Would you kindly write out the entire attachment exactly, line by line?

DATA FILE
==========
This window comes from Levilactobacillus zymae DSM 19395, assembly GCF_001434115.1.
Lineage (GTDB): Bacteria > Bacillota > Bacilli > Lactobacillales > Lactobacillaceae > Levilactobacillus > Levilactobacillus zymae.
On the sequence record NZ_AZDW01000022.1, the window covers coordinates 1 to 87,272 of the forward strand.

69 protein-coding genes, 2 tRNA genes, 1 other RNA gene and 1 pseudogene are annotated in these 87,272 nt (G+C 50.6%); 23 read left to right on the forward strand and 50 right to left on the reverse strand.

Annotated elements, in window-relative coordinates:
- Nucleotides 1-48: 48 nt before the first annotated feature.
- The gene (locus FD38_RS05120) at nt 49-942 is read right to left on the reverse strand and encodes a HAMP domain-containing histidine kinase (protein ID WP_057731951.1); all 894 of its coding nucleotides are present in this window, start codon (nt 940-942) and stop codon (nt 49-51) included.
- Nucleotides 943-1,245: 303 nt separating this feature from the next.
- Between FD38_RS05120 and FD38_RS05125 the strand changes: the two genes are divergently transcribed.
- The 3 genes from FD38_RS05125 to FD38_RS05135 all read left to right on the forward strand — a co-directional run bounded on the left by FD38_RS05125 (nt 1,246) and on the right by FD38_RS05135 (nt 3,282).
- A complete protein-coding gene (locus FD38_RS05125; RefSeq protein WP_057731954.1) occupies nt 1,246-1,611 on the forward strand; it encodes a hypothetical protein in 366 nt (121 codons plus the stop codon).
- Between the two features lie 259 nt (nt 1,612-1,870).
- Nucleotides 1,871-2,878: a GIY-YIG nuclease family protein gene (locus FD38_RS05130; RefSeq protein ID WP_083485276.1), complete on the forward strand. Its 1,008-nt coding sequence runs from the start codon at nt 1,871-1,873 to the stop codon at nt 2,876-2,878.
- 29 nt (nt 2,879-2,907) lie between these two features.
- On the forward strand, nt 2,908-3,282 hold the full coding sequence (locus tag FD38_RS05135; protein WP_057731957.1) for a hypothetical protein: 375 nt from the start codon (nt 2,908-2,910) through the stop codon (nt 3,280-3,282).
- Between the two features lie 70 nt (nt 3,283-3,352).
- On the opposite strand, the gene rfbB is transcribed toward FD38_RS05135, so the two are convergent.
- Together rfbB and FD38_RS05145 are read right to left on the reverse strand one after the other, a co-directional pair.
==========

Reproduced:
This window comes from Levilactobacillus zymae DSM 19395, assembly GCF_001434115.1.
Lineage (GTDB): Bacteria > Bacillota > Bacilli > Lactobacillales > Lactobacillaceae > Levilactobacillus > Levilactobacillus zymae.
On the sequence record NZ_AZDW01000022.1, the window covers coordinates 1 to 87,272 of the forward strand.

69 protein-coding genes, 2 tRNA genes, 1 other RNA gene and 1 pseudogene are annotated in these 87,272 nt (G+C 50.6%); 23 read left to right on the forward strand and 50 right to left on the reverse strand.

Annotated elements, in window-relative coordinates:
- Nucleotides 1-48: 48 nt before the first annotated feature.
- The gene (locus FD38_RS05120) at nt 49-942 is read right to left on the reverse strand and encodes a HAMP domain-containing histidine kinase (protein ID WP_057731951.1); all 894 of its coding nucleotides are present in this window, start codon (nt 940-942) and stop codon (nt 49-51) included.
- Nucleotides 943-1,245: 303 nt separating this feature from the next.
- Between FD38_RS05120 and FD38_RS05125 the strand changes: the two genes are divergently transcribed.
- The 3 genes from FD38_RS05125 to FD38_RS05135 all read left to right on the forward strand — a co-directional run bounded on the left by FD38_RS05125 (nt 1,246) and on the right by FD38_RS05135 (nt 3,282).
- A complete protein-coding gene (locus FD38_RS05125; RefSeq protein WP_057731954.1) occupies nt 1,246-1,611 on the forward strand; it encodes a hypothetical protein in 366 nt (121 codons plus the stop codon).
- Between the two features lie 259 nt (nt 1,612-1,870).
- Nucleotides 1,871-2,878: a GIY-YIG nuclease family protein gene (locus FD38_RS05130; RefSeq protein ID WP_083485276.1), complete on the forward strand. Its 1,008-nt coding sequence runs from the start codon at nt 1,871-1,873 to the stop codon at nt 2,876-2,878.
- 29 nt (nt 2,879-2,907) lie between these two features.
- On the forward strand, nt 2,908-3,282 hold the full coding sequence (locus tag FD38_RS05135; protein WP_057731957.1) for a hypothetical protein: 375 nt from the start codon (nt 2,908-2,910) through the stop codon (nt 3,280-3,282).
- Between the two features lie 70 nt (nt 3,283-3,352).
- On the opposite strand, the gene rfbB is transcribed toward FD38_RS05135, so the two are convergent.
- Together rfbB and FD38_RS05145 are read right to left on the reverse strand one after the other, a co-directional pair.